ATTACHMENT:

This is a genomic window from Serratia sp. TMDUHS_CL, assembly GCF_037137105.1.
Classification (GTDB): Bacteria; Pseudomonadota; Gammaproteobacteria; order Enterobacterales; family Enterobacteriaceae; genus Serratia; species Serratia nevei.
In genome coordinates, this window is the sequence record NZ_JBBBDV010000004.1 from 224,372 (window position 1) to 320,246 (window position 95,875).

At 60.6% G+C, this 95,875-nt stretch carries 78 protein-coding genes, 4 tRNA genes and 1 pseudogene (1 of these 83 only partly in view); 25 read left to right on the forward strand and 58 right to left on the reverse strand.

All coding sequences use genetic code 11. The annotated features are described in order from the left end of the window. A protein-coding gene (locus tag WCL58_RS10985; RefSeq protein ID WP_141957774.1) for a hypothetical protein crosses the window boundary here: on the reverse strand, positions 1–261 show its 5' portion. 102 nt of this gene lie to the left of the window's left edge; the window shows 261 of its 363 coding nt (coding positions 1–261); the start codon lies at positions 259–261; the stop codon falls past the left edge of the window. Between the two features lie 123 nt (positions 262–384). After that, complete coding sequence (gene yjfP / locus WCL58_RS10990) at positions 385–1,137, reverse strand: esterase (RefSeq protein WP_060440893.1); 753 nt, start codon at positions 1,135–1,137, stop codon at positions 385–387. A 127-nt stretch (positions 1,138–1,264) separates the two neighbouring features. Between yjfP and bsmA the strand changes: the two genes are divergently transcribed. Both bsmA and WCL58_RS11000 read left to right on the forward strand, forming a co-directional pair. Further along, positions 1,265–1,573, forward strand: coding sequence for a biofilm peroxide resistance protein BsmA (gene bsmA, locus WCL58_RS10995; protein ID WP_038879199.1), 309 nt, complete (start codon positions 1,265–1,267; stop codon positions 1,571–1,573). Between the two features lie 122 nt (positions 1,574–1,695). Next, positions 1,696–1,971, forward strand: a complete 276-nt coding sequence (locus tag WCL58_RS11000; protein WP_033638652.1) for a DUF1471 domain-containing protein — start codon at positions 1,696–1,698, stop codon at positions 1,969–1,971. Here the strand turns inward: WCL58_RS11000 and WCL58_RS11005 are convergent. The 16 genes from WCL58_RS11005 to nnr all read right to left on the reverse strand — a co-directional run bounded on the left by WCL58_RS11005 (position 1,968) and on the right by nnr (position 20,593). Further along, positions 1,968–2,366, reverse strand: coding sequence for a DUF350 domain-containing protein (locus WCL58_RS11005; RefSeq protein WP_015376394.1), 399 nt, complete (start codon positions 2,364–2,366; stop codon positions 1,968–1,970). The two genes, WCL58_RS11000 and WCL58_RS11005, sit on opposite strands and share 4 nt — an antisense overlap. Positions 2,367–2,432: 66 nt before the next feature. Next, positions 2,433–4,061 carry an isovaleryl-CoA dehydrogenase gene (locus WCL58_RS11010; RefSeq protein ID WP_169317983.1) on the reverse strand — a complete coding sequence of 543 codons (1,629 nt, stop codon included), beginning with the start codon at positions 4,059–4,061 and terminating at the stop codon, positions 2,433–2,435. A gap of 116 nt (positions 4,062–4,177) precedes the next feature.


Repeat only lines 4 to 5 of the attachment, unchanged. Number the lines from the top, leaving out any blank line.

At 60.6% G+C, this 95,875-nt stretch carries 78 protein-coding genes, 4 tRNA genes and 1 pseudogene (1 of these 83 only partly in view); 25 read left to right on the forward strand and 58 right to left on the reverse strand.

All coding sequences use genetic code 11. The annotated features are described in order from the left end of the window. A protein-coding gene (locus tag WCL58_RS10985; RefSeq protein ID WP_141957774.1) for a hypothetical protein crosses the window boundary here: on the reverse strand, positions 1–261 show its 5' portion. 102 nt of this gene lie to the left of the window's left edge; the window shows 261 of its 363 coding nt (coding positions 1–261); the start codon lies at positions 259–261; the stop codon falls past the left edge of the window. Between the two features lie 123 nt (positions 262–384). After that, complete coding sequence (gene yjfP / locus WCL58_RS10990) at positions 385–1,137, reverse strand: esterase (RefSeq protein WP_060440893.1); 753 nt, start codon at positions 1,135–1,137, stop codon at positions 385–387. A 127-nt stretch (positions 1,138–1,264) separates the two neighbouring features. Between yjfP and bsmA the strand changes: the two genes are divergently transcribed. Both bsmA and WCL58_RS11000 read left to right on the forward strand, forming a co-directional pair. Further along, positions 1,265–1,573, forward strand: coding sequence for a biofilm peroxide resistance protein BsmA (gene bsmA, locus WCL58_RS10995; protein ID WP_038879199.1), 309 nt, complete (start codon positions 1,265–1,267; stop codon positions 1,571–1,573). Between the two features lie 122 nt (positions 1,574–1,695). Next, positions 1,696–1,971, forward strand: a complete 276-nt coding sequence (locus tag WCL58_RS11000; protein WP_033638652.1) for a DUF1471 domain-containing protein — start codon at positions 1,696–1,698, stop codon at positions 1,969–1,971. Here the strand turns inward: WCL58_RS11000 and WCL58_RS11005 are convergent. The 16 genes from WCL58_RS11005 to nnr all read right to left on the reverse strand — a co-directional run bounded on the left by WCL58_RS11005 (position 1,968) and on the right by nnr (position 20,593). Further along, positions 1,968–2,366, reverse strand: coding sequence for a DUF350 domain-containing protein (locus WCL58_RS11005; RefSeq protein WP_015376394.1), 399 nt, complete (start codon positions 2,364–2,366; stop codon positions 1,968–1,970). The two genes, WCL58_RS11000 and WCL58_RS11005, sit on opposite strands and share 4 nt — an antisense overlap. Positions 2,367–2,432: 66 nt before the next feature. Next, positions 2,433–4,061 carry an isovaleryl-CoA dehydrogenase gene (locus WCL58_RS11010; RefSeq protein ID WP_169317983.1) on the reverse strand — a complete coding sequence of 543 codons (1,629 nt, stop codon included), beginning with the start codon at positions 4,059–4,061 and terminating at the stop codon, positions 2,433–2,435. A gap of 116 nt (positions 4,062–4,177) precedes the next feature.